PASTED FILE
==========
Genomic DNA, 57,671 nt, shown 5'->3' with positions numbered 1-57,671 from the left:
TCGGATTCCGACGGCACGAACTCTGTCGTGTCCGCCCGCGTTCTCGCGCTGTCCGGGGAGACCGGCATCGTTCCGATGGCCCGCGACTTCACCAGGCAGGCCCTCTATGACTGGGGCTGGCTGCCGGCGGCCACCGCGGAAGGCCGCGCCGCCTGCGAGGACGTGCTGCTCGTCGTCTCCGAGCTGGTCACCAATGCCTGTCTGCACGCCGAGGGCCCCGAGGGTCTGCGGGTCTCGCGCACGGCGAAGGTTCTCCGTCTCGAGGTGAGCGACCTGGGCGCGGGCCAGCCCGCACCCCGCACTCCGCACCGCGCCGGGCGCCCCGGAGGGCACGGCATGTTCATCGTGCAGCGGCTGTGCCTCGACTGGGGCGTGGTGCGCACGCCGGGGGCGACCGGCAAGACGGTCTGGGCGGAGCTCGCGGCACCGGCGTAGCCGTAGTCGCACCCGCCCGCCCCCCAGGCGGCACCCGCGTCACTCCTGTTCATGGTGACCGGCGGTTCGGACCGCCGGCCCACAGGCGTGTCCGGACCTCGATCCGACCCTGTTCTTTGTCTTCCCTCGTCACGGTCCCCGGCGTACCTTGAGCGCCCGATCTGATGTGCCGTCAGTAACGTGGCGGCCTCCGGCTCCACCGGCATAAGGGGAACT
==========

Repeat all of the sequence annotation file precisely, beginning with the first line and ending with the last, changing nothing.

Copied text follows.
Genomic DNA, 57,671 nt, shown 5'->3' with positions numbered 1-57,671 from the left:
TCGGATTCCGACGGCACGAACTCTGTCGTGTCCGCCCGCGTTCTCGCGCTGTCCGGGGAGACCGGCATCGTTCCGATGGCCCGCGACTTCACCAGGCAGGCCCTCTATGACTGGGGCTGGCTGCCGGCGGCCACCGCGGAAGGCCGCGCCGCCTGCGAGGACGTGCTGCTCGTCGTCTCCGAGCTGGTCACCAATGCCTGTCTGCACGCCGAGGGCCCCGAGGGTCTGCGGGTCTCGCGCACGGCGAAGGTTCTCCGTCTCGAGGTGAGCGACCTGGGCGCGGGCCAGCCCGCACCCCGCACTCCGCACCGCGCCGGGCGCCCCGGAGGGCACGGCATGTTCATCGTGCAGCGGCTGTGCCTCGACTGGGGCGTGGTGCGCACGCCGGGGGCGACCGGCAAGACGGTCTGGGCGGAGCTCGCGGCACCGGCGTAGCCGTAGTCGCACCCGCCCGCCCCCCAGGCGGCACCCGCGTCACTCCTGTTCATGGTGACCGGCGGTTCGGACCGCCGGCCCACAGGCGTGTCCGGACCTCGATCCGACCCTGTTCTTTGTCTTCCCTCGTCACGGTCCCCGGCGTACCTTGAGCGCCCGATCTGATGTGCCGTCAGTAACGTGGCGGCCTCCGGCTCCACCGGCATAAGGGGAACT